‘I’m not hungry,’ Katie said, crouching down by the door and gazing out at the dog.
‘Not hungry,’ echoed Sam, ‘wanna play with doggy.’
Trish mashed the potatoes with a vengeance. ‘We don’t know anything about that doggy, he might be dangerous. Besides,’ she said quickly before Katie could interrupt, ‘his owner will be worried about him.’
‘Hey, where is everybody?’
Trish heaved a sigh of relief as her husband appeared in the doorway and his two eldest children ran to hug him. ‘Good timing dear.’
‘Oh?’ Declan met his wife’s eyes over their heads.
‘We’ve got a doggy!’ Katie exclaimed.
‘Doggy, doggy!’ Sam jumped up and down and then ran to the window to point at his new very best friend.
‘Bow-wow!’ Georgie gave his father a gummy grin.
‘He’s not your doggy,’ Trish said through gritted teeth.
‘But he wants to be,’ Katie protested. ‘He followed me everywhere all afternoon, Daddy. He wants to be with me, just me,’ she added giving Sam a superior look.
‘I’ve explained to Katie that the dog must go back to its owner.’ Trish said with a meaningful look at her husband.
‘Yes, Katie, Mammy’s right.’
‘Now sit up at the table please.’ Trish served up dinner, settled Georgie in his high chair and spooned mashed vegetables into his mouth. ‘Someone is probably out looking for him right now.’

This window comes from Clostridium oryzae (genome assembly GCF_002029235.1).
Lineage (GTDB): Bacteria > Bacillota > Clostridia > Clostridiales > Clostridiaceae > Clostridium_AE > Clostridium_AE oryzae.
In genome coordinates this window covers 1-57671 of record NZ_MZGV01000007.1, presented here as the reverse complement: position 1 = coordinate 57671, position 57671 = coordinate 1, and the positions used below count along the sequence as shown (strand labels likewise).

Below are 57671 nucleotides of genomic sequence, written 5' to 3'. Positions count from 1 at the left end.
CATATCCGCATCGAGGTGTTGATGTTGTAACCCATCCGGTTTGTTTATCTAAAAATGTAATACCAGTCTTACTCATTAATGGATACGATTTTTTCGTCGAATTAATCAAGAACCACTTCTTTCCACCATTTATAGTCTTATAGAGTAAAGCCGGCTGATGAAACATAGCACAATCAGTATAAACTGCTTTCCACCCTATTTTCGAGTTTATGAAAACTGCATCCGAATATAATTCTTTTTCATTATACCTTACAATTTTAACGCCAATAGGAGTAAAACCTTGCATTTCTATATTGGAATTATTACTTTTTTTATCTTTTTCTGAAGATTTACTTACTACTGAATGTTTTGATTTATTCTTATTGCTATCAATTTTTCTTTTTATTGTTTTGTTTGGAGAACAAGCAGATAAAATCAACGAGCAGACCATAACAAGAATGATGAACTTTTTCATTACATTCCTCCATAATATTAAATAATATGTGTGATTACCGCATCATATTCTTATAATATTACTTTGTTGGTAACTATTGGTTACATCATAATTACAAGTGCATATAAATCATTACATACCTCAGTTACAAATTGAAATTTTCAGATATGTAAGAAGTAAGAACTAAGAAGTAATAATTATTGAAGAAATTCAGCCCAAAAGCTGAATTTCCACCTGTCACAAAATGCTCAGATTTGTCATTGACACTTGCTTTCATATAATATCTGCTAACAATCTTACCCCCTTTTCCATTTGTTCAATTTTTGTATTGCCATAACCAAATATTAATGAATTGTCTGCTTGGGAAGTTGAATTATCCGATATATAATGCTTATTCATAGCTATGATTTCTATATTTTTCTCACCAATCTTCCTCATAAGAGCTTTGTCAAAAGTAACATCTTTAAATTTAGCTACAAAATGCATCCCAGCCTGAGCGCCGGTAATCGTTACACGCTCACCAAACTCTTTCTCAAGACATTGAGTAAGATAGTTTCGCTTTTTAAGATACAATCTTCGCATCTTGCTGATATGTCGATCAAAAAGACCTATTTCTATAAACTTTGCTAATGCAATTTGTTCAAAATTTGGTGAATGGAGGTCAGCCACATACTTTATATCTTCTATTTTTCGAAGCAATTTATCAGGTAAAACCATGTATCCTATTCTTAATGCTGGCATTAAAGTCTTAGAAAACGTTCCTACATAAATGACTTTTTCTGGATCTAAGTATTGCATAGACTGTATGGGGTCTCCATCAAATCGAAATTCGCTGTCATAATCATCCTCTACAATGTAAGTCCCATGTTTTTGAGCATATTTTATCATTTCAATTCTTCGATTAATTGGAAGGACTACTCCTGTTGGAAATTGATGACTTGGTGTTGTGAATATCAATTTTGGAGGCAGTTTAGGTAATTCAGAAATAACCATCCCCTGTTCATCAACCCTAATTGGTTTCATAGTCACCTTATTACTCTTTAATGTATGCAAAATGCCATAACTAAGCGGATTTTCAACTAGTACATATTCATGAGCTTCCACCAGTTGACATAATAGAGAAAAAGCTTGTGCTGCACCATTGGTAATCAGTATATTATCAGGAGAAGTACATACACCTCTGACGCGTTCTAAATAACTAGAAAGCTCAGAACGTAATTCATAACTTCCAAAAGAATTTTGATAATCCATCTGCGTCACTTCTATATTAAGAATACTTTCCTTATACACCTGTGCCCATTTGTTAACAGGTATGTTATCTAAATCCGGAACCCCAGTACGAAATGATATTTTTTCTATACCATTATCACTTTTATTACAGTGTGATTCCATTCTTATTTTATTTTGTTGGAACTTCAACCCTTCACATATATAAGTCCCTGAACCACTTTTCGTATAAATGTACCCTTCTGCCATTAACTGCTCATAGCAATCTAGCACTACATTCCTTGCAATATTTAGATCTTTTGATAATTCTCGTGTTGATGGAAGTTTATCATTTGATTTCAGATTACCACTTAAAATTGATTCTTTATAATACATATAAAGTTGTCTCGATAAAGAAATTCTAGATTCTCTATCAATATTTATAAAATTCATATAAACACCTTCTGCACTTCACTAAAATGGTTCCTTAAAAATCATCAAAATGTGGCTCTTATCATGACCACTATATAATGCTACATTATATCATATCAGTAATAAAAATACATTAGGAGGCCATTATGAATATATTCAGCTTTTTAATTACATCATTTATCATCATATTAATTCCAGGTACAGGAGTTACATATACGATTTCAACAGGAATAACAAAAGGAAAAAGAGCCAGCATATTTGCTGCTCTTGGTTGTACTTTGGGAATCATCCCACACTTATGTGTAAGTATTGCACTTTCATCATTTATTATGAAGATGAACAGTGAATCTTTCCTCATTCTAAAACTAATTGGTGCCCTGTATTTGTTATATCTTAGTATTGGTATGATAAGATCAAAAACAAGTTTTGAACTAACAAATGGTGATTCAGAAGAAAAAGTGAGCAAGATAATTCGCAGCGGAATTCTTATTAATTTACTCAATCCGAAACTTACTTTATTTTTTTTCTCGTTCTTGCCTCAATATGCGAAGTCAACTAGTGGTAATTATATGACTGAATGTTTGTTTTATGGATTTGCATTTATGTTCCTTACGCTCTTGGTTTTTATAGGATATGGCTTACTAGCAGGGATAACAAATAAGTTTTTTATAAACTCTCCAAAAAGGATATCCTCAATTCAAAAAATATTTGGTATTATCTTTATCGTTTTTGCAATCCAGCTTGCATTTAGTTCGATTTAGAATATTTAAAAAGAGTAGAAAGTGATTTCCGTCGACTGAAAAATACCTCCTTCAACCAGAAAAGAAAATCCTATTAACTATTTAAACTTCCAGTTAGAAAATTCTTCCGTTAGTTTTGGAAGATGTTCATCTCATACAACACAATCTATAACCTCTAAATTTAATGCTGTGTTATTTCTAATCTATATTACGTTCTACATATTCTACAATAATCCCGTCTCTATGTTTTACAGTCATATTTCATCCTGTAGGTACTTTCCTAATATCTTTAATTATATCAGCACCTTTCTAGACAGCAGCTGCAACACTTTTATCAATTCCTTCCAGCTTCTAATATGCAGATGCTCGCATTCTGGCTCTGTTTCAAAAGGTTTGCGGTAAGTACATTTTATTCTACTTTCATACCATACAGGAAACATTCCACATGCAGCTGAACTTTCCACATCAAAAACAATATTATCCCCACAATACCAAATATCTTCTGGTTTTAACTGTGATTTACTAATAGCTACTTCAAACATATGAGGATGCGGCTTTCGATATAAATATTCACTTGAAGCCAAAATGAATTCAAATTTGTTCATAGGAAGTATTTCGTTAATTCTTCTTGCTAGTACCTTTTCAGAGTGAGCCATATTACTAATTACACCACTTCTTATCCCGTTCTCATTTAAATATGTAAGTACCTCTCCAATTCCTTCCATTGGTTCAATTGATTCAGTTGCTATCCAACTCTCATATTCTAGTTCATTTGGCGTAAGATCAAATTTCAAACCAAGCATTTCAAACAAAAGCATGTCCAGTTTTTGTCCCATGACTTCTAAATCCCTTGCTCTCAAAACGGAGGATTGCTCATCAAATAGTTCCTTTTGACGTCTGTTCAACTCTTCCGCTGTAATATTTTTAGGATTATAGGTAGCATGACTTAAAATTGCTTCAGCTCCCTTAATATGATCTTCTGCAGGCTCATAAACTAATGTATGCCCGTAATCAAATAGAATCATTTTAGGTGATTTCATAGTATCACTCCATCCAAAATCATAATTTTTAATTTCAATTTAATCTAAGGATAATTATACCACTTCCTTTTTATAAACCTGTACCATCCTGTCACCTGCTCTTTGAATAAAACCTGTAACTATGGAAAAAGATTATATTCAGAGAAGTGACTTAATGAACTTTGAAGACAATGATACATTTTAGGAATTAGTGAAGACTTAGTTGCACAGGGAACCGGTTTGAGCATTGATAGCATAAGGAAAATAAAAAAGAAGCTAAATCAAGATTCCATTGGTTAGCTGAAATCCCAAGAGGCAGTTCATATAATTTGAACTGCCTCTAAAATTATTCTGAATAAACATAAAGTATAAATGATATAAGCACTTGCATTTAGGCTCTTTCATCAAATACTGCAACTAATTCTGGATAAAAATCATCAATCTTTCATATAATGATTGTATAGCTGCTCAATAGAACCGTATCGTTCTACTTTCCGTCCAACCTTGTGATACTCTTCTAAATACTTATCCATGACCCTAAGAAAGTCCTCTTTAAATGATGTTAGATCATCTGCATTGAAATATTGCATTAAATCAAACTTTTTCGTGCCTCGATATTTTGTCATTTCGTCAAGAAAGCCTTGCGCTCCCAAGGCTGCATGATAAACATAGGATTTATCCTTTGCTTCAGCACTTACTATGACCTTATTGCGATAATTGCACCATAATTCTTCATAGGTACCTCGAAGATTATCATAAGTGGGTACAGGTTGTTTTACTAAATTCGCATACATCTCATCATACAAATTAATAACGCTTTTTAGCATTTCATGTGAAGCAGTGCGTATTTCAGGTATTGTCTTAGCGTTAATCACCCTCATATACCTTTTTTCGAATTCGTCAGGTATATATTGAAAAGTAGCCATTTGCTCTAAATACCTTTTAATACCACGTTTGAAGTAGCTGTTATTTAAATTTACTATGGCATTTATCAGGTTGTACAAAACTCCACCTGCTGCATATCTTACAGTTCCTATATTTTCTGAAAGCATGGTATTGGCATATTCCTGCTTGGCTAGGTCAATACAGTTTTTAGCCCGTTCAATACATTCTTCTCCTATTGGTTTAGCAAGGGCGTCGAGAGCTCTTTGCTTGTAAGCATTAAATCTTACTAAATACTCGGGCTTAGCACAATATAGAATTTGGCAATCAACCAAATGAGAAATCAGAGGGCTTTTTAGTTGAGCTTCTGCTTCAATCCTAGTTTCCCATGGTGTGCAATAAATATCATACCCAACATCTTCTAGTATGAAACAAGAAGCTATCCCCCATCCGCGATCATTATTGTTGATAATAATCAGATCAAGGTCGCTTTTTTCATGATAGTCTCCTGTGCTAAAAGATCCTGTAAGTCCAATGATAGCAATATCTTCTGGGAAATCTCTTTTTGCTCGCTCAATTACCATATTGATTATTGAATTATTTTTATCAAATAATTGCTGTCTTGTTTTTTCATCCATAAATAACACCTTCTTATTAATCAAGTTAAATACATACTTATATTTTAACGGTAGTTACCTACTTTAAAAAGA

Declan looked from his wife to the little dog who didn’t look as if he’d had a meal or a wash in quite some time. ‘You think?’
Trish glared at him. ‘Eat up, Sam, your dinner is getting cold.’
Her son reluctantly picked up a sausage.
Trish was about to tell him to use his fork but at least he was eating which was more than could be said for his sister. Katie was sitting looking from her plate to the little dog, whose nose was pressed against the glass, tongue hanging out.
‘Come on, Katie, eat something,’ Declan said gently.
‘I can’t eat with him looking at me.’
Trish sighed. ‘Declan would you give the dog some potato and a drink of water, please?’
‘Oh, Mammy, thank you!’
Katie’s eyes lit up and Trish couldn’t help smiling. ‘Well, I suppose a little food won’t hurt but then daddy’s going to put him outside.’
Katie’s face fell. ‘But it will be dark soon and he’ll be frightened.’
‘Nonsense, dogs aren’t afraid of the dark. He’ll be fine. Now eat your dinner please.’
Katie obediently picked up her fork but only nibbled her food.
‘Look, Mammy,’ Sam giggled pointing out the window, ‘Doggy walks funny.’
Trish watched as the dog ran around the garden. He was hopping, not putting his rear left paw to the ground at all. The poor little thing must have been in an accident.
‘I’m going to call him Hopper,’ Katie announced.
‘Probably very apt,’ Declan murmured.
Trish sighed. ‘You’re not calling him anything because he’s not yours. He already has a name.’